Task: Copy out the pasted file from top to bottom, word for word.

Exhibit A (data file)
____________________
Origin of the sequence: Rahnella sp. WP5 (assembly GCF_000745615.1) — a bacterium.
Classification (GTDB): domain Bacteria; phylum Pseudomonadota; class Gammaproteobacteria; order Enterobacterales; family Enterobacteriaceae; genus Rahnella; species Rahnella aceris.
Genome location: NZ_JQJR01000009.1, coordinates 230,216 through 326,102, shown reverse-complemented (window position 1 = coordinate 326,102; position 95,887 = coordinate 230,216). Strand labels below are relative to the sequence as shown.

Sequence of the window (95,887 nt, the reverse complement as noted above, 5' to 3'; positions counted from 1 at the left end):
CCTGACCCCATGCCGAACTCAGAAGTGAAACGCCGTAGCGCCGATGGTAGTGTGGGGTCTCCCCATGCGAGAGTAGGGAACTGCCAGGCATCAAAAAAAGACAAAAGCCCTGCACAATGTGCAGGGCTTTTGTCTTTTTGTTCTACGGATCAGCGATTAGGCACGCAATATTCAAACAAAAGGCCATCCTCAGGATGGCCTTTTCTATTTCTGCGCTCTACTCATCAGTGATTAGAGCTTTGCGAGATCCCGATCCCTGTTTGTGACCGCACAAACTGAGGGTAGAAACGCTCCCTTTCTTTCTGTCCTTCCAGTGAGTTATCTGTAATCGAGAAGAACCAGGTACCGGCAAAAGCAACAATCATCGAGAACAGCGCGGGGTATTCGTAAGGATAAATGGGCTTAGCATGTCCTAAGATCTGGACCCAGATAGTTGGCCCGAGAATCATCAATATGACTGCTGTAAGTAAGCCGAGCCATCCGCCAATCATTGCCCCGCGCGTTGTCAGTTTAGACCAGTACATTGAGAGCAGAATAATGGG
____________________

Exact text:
Origin of the sequence: Rahnella sp. WP5 (assembly GCF_000745615.1) — a bacterium.
Classification (GTDB): domain Bacteria; phylum Pseudomonadota; class Gammaproteobacteria; order Enterobacterales; family Enterobacteriaceae; genus Rahnella; species Rahnella aceris.
Genome location: NZ_JQJR01000009.1, coordinates 230,216 through 326,102, shown reverse-complemented (window position 1 = coordinate 326,102; position 95,887 = coordinate 230,216). Strand labels below are relative to the sequence as shown.

Sequence of the window (95,887 nt, the reverse complement as noted above, 5' to 3'; positions counted from 1 at the left end):
CCTGACCCCATGCCGAACTCAGAAGTGAAACGCCGTAGCGCCGATGGTAGTGTGGGGTCTCCCCATGCGAGAGTAGGGAACTGCCAGGCATCAAAAAAAGACAAAAGCCCTGCACAATGTGCAGGGCTTTTGTCTTTTTGTTCTACGGATCAGCGATTAGGCACGCAATATTCAAACAAAAGGCCATCCTCAGGATGGCCTTTTCTATTTCTGCGCTCTACTCATCAGTGATTAGAGCTTTGCGAGATCCCGATCCCTGTTTGTGACCGCACAAACTGAGGGTAGAAACGCTCCCTTTCTTTCTGTCCTTCCAGTGAGTTATCTGTAATCGAGAAGAACCAGGTACCGGCAAAAGCAACAATCATCGAGAACAGCGCGGGGTATTCGTAAGGATAAATGGGCTTAGCATGTCCTAAGATCTGGACCCAGATAGTTGGCCCGAGAATCATCAATATGACTGCTGTAAGTAAGCCGAGCCATCCGCCAATCATTGCCCCGCGCGTTGTCAGTTTAGACCAGTACATTGAGAGCAGAATAATGGG